Peace, populism and prime minister

From Republica (23 Sept, 2011)

Populism is the tool used by modern-day politicians to gain momentary mass support with the help of the media, to create new realities before the opposition can react and the public catches on to the truth. This tool can even be useful for society’s advancement when handled with care, on a platform of high principle.
Prime Minister Baburam Bhattarai’s application of populism, on the other hand, seems part of a personal agenda to use all means available to surge ahead of his party chairman and colleagues, and to reach out to the Nepali public over the head of the other parties. Can he succeed in building the required centrifugal push to leave his battle-hardened peers behind? One can wish him well, and a study of the first three weeks of the Bhattarai government will help us chart its trajectory.

Five Points, Four Points

The foundation of the Bhattarai-led government is built on the five-point policy document unveiled by the UCPN-Maoist on August 24 and the four-point agreement between the party and the Madhesi Front on 28 August. The veneer of Baburam Bhattarai’s intellectualism, which has the urban middle class in thrall, cannot hide the problematic positions and concessions that he agreed to in order to get to Singha Durbar.

The five-point declaration proposes a separate Maoist unit under the Nepal Army directorate, insisting on a ´combat role’ for the ex-fighters, the inclusion of around 8,000 into the national force and 700,000 to one million rupees for the rehabilitation package. All of which go against the letter and spirit of agreements and discussions so far. Point No 2 (gha) of the document promises to “immediately withdraw or cancel all cases brought against Maoist leaders and cadres during the conflict” and “to provide general amnesty where the courts have already passed sentences”.

The four-point deal with the Madhesi Front seeks to institutionalise impunity by repeating the general amnesty mantra, and agrees to group entry of up to 10,000 Madhesis into the national army, a matter bound to generate similar demands from other communities. The “right to self-determination” is conceded as part of the federalism package even though there is a dangerous lack of agreement in the country on the interpretation of the right. The writing of the deal is slapdash, referring to the Madhesis as exclusive from Muslims, Tharus, Dalits and Janajatis.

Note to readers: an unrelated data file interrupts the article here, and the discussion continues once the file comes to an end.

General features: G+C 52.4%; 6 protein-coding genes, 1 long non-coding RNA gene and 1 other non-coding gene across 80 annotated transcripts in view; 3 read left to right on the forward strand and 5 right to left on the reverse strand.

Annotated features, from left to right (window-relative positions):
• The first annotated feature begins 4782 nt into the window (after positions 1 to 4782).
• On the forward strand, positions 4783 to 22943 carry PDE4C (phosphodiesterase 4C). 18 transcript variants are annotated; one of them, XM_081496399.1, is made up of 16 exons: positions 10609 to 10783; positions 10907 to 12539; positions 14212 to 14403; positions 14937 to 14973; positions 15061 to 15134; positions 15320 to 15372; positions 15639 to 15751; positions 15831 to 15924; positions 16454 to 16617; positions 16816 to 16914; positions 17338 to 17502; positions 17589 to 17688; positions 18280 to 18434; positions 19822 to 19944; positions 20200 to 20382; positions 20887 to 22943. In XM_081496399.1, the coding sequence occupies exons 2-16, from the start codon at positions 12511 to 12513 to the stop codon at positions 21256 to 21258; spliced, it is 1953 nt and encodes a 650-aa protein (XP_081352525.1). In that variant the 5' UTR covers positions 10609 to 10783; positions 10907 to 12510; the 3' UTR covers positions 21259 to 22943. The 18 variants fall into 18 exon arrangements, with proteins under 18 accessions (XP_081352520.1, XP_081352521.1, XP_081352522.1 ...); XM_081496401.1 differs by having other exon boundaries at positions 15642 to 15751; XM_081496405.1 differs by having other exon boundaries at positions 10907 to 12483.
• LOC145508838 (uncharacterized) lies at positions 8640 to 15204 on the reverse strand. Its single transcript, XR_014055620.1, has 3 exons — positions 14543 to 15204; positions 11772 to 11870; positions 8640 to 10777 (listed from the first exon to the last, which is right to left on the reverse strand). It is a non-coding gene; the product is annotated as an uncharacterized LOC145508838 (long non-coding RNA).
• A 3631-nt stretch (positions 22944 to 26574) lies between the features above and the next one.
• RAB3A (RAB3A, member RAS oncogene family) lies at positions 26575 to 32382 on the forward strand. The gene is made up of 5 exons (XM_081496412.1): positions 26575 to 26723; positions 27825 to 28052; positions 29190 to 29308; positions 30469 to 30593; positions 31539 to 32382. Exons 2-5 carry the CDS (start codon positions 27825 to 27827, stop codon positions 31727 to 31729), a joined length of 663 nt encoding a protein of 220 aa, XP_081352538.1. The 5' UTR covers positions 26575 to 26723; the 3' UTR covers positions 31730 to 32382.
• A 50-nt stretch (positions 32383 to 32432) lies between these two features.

Foundering Peace

The peace process has been hanging fire since September 2008, by which time the 27 cantonments were to have been disbanded. Upon becoming the prime minister, Baburam Bhattarai committed himself to concluding the peace process within 45 days. He made the one gesture of handover of keys of the weapons containers, but the chain of command remains firmly with the UCPN (Maoist), as it did after the lowering of the “PLA” flag at Shaktikhor Cantonment last January.

With a Maoist prime minister, who has the backing of his chairman on the peace process, and New Delhi throwing its weight behind this government, it would seem that the stars are aligned for the proper conclusion of the peace process. The Nepali Congress, UML as well as the Madhesi forces can be expected to accept proposals from the prime minister if the proposals build on the last six years of negotiations, starting with the 12-point agreement of 2005. There is little left for the other parties to concede, and the onus of providing the “outlet” is with the largest party in parliament.

Against such a positive scenario, which can even catapult Bhattarai to being a central figure of Nepali politics, the prime minister has been strangely lackadaisical on the peace process. On 18 September, when he finally called a meeting of the Special Committee dealing with ex-combatant management, as chairman, the prime minister barely had time to tell the committee secretariat to “find the minimal points of agreement”– something that the politicians should be doing among themselves. He then rushed off to the airport for New York.

Populism vs follow-up

Why did Prime Minister Bhattarai have to travel to the UN General Assembly when the visit has minimal bearing on our urgent peace process and constitution-writing? The trip is in line with the prime minister’s single-minded devotion to populist initiatives meant to create realities on the ground for personal advancement. He played to the gallery by flying to New York in economy class, which meant he would have arrived in New York City exhausted and below peak efficiency.

The announcement of riding a Nepal-assembled car was a public relations coup for the prime minister, but would he please give up the stolen vehicle that he retains for personal use? Equally important, the number plates of all the stolen vehicles that make up the Maoist SUV fleet must be regularised. In line with his penchant for personal rather than the institutional, the prime minister takes emails from citizens, but at his “gmail” address rather than at “”.